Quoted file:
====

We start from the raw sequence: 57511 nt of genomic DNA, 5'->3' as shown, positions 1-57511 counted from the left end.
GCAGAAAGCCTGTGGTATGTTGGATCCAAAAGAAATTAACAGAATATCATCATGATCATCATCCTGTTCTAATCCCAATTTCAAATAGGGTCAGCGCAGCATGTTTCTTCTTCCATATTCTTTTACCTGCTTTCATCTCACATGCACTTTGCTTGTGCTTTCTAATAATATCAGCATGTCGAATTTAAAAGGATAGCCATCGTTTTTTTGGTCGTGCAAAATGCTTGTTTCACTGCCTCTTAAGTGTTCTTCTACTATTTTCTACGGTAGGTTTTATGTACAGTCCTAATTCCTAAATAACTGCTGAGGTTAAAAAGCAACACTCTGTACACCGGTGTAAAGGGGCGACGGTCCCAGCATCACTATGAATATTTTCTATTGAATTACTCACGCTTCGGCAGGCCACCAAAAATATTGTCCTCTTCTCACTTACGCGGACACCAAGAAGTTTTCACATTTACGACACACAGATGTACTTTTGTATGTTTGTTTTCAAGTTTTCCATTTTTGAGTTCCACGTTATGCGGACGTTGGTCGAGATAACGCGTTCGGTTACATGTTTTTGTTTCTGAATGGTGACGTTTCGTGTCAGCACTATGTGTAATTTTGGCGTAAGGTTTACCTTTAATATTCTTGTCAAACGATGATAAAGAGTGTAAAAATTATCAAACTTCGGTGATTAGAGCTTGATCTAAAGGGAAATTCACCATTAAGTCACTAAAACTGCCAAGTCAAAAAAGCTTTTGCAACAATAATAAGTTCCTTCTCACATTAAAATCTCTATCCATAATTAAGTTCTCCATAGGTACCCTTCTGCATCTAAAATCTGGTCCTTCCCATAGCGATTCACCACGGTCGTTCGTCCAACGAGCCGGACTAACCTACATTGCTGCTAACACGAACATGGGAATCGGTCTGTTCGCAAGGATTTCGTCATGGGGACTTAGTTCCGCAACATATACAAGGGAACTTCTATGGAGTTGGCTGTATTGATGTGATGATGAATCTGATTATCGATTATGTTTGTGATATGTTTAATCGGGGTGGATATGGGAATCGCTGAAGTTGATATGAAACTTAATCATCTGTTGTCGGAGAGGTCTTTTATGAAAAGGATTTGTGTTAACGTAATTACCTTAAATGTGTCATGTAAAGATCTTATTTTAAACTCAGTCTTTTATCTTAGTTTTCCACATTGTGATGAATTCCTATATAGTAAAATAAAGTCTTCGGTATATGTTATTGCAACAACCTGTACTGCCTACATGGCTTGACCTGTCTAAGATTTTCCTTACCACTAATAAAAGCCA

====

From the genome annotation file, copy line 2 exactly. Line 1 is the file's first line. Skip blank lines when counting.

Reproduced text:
GCAGAAAGCCTGTGGTATGTTGGATCCAAAAGAAATTAACAGAATATCATCATGATCATCATCCTGTTCTAATCCCAATTTCAAATAGGGTCAGCGCAGCATGTTTCTTCTTCCATATTCTTTTACCTGCTTTCATCTCACATGCACTTTGCTTGTGCTTTCTAATAATATCAGCATGTCGAATTTAAAAGGATAGCCATCGTTTTTTTGGTCGTGCAAAATGCTTGTTTCACTGCCTCTTAAGTGTTCTTCTACTATTTTCTACGGTAGGTTTTATGTACAGTCCTAATTCCTAAATAACTGCTGAGGTTAAAAAGCAACACTCTGTACACCGGTGTAAAGGGGCGACGGTCCCAGCATCACTATGAATATTTTCTATTGAATTACTCACGCTTCGGCAGGCCACCAAAAATATTGTCCTCTTCTCACTTACGCGGACACCAAGAAGTTTTCACATTTACGACACACAGATGTACTTTTGTATGTTTGTTTTCAAGTTTTCCATTTTTGAGTTCCACGTTATGCGGACGTTGGTCGAGATAACGCGTTCGGTTACATGTTTTTGTTTCTGAATGGTGACGTTTCGTGTCAGCACTATGTGTAATTTTGGCGTAAGGTTTACCTTTAATATTCTTGTCAAACGATGATAAAGAGTGTAAAAATTATCAAACTTCGGTGATTAGAGCTTGATCTAAAGGGAAATTCACCATTAAGTCACTAAAACTGCCAAGTCAAAAAAGCTTTTGCAACAATAATAAGTTCCTTCTCACATTAAAATCTCTATCCATAATTAAGTTCTCCATAGGTACCCTTCTGCATCTAAAATCTGGTCCTTCCCATAGCGATTCACCACGGTCGTTCGTCCAACGAGCCGGACTAACCTACATTGCTGCTAACACGAACATGGGAATCGGTCTGTTCGCAAGGATTTCGTCATGGGGACTTAGTTCCGCAACATATACAAGGGAACTTCTATGGAGTTGGCTGTATTGATGTGATGATGAATCTGATTATCGATTATGTTTGTGATATGTTTAATCGGGGTGGATATGGGAATCGCTGAAGTTGATATGAAACTTAATCATCTGTTGTCGGAGAGGTCTTTTATGAAAAGGATTTGTGTTAACGTAATTACCTTAAATGTGTCATGTAAAGATCTTATTTTAAACTCAGTCTTTTATCTTAGTTTTCCACATTGTGATGAATTCCTATATAGTAAAATAAAGTCTTCGGTATATGTTATTGCAACAACCTGTACTGCCTACATGGCTTGACCTGTCTAAGATTTTCCTTACCACTAATAAAAGCCA